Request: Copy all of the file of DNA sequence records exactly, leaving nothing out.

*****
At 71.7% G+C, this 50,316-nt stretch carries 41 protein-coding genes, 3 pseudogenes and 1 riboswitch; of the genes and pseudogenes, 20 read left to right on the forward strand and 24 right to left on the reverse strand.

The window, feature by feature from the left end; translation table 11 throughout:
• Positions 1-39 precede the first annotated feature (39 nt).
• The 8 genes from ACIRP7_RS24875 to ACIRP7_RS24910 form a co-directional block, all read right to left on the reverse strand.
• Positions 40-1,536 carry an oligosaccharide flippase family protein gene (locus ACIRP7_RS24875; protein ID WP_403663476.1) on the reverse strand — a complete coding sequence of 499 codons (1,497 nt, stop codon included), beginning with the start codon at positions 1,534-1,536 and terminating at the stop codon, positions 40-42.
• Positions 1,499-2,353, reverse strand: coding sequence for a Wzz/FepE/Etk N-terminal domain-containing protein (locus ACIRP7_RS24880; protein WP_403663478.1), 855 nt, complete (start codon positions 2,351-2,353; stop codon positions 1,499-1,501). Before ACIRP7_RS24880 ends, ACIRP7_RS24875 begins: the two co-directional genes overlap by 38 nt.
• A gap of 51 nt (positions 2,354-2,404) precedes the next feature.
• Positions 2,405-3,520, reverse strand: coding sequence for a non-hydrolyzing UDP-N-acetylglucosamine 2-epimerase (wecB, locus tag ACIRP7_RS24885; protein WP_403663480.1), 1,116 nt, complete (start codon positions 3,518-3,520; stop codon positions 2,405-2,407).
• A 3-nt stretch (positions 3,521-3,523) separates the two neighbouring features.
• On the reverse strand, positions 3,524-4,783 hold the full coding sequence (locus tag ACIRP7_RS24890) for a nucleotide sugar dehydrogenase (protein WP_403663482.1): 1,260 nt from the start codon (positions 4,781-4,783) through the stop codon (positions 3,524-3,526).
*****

At 71.7% G+C, this 50,316-nt stretch carries 41 protein-coding genes, 3 pseudogenes and 1 riboswitch; of the genes and pseudogenes, 20 read left to right on the forward strand and 24 right to left on the reverse strand.

The window, feature by feature from the left end; translation table 11 throughout:
• Positions 1-39 precede the first annotated feature (39 nt).
• The 8 genes from ACIRP7_RS24875 to ACIRP7_RS24910 form a co-directional block, all read right to left on the reverse strand.
• Positions 40-1,536 carry an oligosaccharide flippase family protein gene (locus ACIRP7_RS24875; protein ID WP_403663476.1) on the reverse strand — a complete coding sequence of 499 codons (1,497 nt, stop codon included), beginning with the start codon at positions 1,534-1,536 and terminating at the stop codon, positions 40-42.
• Positions 1,499-2,353, reverse strand: coding sequence for a Wzz/FepE/Etk N-terminal domain-containing protein (locus ACIRP7_RS24880; protein WP_403663478.1), 855 nt, complete (start codon positions 2,351-2,353; stop codon positions 1,499-1,501). Before ACIRP7_RS24880 ends, ACIRP7_RS24875 begins: the two co-directional genes overlap by 38 nt.
• A gap of 51 nt (positions 2,354-2,404) precedes the next feature.
• Positions 2,405-3,520, reverse strand: coding sequence for a non-hydrolyzing UDP-N-acetylglucosamine 2-epimerase (wecB, locus tag ACIRP7_RS24885; protein WP_403663480.1), 1,116 nt, complete (start codon positions 3,518-3,520; stop codon positions 2,405-2,407).
• A 3-nt stretch (positions 3,521-3,523) separates the two neighbouring features.
• On the reverse strand, positions 3,524-4,783 hold the full coding sequence (locus tag ACIRP7_RS24890) for a nucleotide sugar dehydrogenase (protein WP_403663482.1): 1,260 nt from the start codon (positions 4,781-4,783) through the stop codon (positions 3,524-3,526).